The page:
It’s passing strange that people who are afraid of radical Christianity in the United States – which is 99.99% of the time more talk than action – cringe at any vocalized fears that an Islamic population boom might have anti-democratic repercussions down the road. People who value secular society, women’s rights, and Western democracy should be concerned by the growth of an unassimilated, often disenfranchised, and potentially radicalized Islamic population.
Again, for whatever reason, America doesn’t have this problem. For the most part, Muslims – like any other group – assimilate very well into American society. They are typically not radical, generally very well-educated, successful, and certainly no threat to the West. But the same is not the case in Europe. I don’t think we do anybody any favors to paint anyone who says there’s a problem there a bigot. The problem may stem from a European unwillingness to even allow these cultures to properly assimilate – I’m not sure. But one way or another, regardless of who we can blame, there is a problem.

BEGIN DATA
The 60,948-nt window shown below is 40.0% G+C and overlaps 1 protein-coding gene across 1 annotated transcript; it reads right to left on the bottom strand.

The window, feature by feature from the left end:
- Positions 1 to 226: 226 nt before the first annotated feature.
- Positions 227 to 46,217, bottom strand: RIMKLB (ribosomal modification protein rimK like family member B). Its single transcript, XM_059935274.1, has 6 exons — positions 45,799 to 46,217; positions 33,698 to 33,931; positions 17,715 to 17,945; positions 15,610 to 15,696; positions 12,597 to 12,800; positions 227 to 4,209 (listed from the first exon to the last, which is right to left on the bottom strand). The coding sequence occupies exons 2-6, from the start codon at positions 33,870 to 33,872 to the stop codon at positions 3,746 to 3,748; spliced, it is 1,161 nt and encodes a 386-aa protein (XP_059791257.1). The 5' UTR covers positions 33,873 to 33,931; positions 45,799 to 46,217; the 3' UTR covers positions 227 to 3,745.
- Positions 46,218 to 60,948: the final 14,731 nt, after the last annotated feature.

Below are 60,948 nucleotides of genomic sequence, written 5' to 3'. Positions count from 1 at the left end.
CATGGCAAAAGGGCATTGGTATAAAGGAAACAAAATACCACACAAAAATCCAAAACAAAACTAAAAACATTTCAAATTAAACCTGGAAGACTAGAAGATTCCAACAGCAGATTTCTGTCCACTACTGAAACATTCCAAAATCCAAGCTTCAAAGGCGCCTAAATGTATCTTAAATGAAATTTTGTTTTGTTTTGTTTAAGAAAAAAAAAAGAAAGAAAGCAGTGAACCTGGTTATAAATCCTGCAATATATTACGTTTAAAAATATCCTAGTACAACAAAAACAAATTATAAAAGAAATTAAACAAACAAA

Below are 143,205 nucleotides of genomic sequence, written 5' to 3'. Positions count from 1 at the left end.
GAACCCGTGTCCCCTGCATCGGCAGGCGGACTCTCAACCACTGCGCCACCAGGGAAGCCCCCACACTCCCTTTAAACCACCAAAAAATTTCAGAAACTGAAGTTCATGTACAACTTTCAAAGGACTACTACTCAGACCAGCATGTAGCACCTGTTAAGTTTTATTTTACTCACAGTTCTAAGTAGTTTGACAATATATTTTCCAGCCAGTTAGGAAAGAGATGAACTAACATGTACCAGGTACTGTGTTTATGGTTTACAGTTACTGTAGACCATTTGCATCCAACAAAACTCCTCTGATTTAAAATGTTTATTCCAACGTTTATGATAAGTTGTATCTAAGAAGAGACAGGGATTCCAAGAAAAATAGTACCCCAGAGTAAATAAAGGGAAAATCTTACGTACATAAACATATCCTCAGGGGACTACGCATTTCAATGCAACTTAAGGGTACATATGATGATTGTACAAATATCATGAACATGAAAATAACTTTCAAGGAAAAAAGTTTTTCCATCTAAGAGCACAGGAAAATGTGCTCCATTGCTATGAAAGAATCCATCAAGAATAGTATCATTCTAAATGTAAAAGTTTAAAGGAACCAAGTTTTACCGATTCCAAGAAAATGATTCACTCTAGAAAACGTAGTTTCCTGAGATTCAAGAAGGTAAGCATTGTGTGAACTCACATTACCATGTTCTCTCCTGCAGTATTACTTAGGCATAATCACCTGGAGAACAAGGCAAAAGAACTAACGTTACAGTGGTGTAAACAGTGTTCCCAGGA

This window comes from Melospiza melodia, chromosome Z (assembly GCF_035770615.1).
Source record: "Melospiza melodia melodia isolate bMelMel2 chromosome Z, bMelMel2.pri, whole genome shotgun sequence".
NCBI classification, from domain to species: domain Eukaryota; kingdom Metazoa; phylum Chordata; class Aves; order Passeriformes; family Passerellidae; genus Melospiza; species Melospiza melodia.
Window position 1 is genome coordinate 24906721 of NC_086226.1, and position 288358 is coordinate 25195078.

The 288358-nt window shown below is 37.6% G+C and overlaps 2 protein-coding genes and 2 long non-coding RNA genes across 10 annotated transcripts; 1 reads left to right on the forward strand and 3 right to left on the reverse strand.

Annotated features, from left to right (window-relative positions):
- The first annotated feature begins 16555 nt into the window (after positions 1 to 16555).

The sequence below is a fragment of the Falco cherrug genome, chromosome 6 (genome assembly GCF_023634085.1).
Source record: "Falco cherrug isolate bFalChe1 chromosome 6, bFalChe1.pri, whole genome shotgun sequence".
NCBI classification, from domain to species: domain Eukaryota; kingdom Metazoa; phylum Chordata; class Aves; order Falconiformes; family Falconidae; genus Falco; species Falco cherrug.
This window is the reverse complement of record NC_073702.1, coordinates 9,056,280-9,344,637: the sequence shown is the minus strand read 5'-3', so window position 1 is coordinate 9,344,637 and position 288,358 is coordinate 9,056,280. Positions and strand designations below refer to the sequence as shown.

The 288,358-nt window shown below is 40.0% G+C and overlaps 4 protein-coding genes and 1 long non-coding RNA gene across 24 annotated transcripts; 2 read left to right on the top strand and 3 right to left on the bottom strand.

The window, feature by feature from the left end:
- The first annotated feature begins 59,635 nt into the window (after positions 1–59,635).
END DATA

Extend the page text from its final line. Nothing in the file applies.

Furthermore, this is Bill Maher. He made this movie called Religulous which basically mocks people for being religious (okay, I didn’t see the film, but that’s the gist of it so far as I can tell). Personally, I find this pretty tasteless and I find Maher way too self-righteous and arrogant for his own good. I’m not a big fan of the new atheists in general, or of people who view all religion as evil. I tend to think they’re missing the point.